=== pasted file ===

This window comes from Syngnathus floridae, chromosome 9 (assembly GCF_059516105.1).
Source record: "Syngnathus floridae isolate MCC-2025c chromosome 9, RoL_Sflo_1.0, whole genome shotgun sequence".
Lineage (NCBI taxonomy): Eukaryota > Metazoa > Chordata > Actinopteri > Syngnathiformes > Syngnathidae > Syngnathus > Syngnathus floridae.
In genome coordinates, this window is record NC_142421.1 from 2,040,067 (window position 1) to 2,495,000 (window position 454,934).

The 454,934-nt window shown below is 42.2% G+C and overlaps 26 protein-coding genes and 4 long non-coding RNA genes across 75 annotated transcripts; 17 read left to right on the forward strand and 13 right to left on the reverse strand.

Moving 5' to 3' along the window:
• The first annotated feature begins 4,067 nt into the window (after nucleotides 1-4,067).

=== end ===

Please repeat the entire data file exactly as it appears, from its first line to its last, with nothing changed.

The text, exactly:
This window comes from Syngnathus floridae, chromosome 9 (assembly GCF_059516105.1).
Source record: "Syngnathus floridae isolate MCC-2025c chromosome 9, RoL_Sflo_1.0, whole genome shotgun sequence".
Lineage (NCBI taxonomy): Eukaryota > Metazoa > Chordata > Actinopteri > Syngnathiformes > Syngnathidae > Syngnathus > Syngnathus floridae.
In genome coordinates, this window is record NC_142421.1 from 2,040,067 (window position 1) to 2,495,000 (window position 454,934).

The 454,934-nt window shown below is 42.2% G+C and overlaps 26 protein-coding genes and 4 long non-coding RNA genes across 75 annotated transcripts; 17 read left to right on the forward strand and 13 right to left on the reverse strand.

Moving 5' to 3' along the window:
• The first annotated feature begins 4,067 nt into the window (after nucleotides 1-4,067).